Because Lordan is a world worth experiencing blind, traversed easier once your fingers have learned what they’re meant to be doing and can guide you through not unchallenged but more capably. You’ll wind your way through the interconnected labyrinth, twisting in every which direction before twisting back on yourself, more directed and detailed than its semi open world title may let on.
It’s a world that only makes heavier your heart in the worst of times, and at others provides a sweeping vista to lift your spirits. A world that feels tired, worn even, not lived in but bled for, left to decay. Hiding secrets in every corner, connected via halls, forests and castles all built for the sole purpose of carrying the echo of your footsteps to your ears and making you run that little bit faster.
It’s a world recreated pixel-for-pixel in its PC debut, awakening the demons in the very community that asked for it. Contrasting outrage and joy. Dark Souls is always the experience of dual emotions.
The PC experience
From’s openness in their struggles with the movement of their land of Lordan to the PC carried similarities of every cry for help from those locked within its lands. And it’s fitting, then, in a game where community is the only real thing that gets you through — summoning fellow players to help you slay those demons that halt your progress — that the Dark Souls community stepped up to the plate to help From take those last few steps.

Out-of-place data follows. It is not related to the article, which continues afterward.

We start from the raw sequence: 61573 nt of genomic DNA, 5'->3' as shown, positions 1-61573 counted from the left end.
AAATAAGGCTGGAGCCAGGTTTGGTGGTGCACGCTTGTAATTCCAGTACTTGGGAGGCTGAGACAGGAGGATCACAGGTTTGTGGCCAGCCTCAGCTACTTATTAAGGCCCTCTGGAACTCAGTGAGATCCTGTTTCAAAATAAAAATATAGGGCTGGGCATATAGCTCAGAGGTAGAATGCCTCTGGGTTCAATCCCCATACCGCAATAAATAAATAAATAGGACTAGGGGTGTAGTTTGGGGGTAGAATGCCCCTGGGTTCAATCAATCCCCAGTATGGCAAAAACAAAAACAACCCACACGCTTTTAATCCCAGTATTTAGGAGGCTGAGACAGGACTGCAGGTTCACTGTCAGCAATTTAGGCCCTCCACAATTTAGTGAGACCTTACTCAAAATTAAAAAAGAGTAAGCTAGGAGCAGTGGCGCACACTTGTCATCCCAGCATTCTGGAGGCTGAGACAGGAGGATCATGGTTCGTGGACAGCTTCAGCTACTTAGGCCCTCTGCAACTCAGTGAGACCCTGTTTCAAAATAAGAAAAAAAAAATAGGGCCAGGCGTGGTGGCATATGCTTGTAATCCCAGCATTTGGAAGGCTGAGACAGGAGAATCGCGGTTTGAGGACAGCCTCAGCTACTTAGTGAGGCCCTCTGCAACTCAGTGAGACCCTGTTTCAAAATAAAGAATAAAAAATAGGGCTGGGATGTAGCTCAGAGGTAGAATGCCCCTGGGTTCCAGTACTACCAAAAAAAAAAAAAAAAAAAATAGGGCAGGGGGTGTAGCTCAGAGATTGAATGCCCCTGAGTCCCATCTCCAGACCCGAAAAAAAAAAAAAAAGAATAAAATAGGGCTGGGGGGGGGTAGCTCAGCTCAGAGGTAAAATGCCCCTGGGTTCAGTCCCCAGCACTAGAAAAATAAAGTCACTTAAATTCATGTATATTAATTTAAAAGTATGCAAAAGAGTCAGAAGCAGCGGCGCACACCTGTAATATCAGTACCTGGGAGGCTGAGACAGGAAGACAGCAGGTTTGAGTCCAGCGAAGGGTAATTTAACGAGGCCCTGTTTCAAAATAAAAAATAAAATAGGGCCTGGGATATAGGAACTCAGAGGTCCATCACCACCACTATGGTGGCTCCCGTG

With a simple patch — no larger than 150KB – they’ve taken Dark Souls from a recreation and turned it into a release worthy of the platform. It may not be feature rich, but then Dark Souls is never the game of extravagancy. It asks you to be utilitarian. Lightweight. And its performance is no different.
A barely serviceable keyboard and mouse scheme aside, there are no noticeable bugs here. None of the crashes that plagued the console version. No more of that dreadful Blighttown lag or awkward responsiveness. Dark Souls’ performance is perhaps the only reliable thing you can latch onto amidst the dark, and it brings you closer than ever to apologizing for being just so mad at its dreadful console performance.
Old veterans returned
For those who are awakening to Lordan for the second time, the clarity is both awe-inspiring and at the same time a little bit iconoclastic — but look a little deeper, with learned eyes, and you see Dark Souls still has something to say. A chance to bend it to your will, perhaps. To test its bounds. And a familiarity that can bite: you’re ever your own worst enemy.
And for those just awaking, who are haunted by their own demons, you couldn’t have chosen a better time to join the hollow undead. For once all the cards are in your favour. You’ll have a newfound clarity some of us never had the first time around, and those creatures you face will be all the more horrifying for it.
One day, perhaps, you will defeat those inner demons holding you from Dark Souls success. Not mastery, but a control of yourself you never knew you had, because no one can ever truly tame Lordan and the monsters that reside there. The best you can ever do is say “I Defeated”, and that, truly, is the one and only face of Dark Souls joy.
- Rewards those willing to learn
- A twisted fantasy world that stands tall in a genre full of dragons and elves
- An otherwise stable and bug-free PC release
- Extra content leaves this release as the most feature complete, best performing version of the game to date
- Keyboard & mouse support may as well be non-existent
- Requires a community patch to achieve acceptable visuals
- Pre-patch resolution is blurry and annoying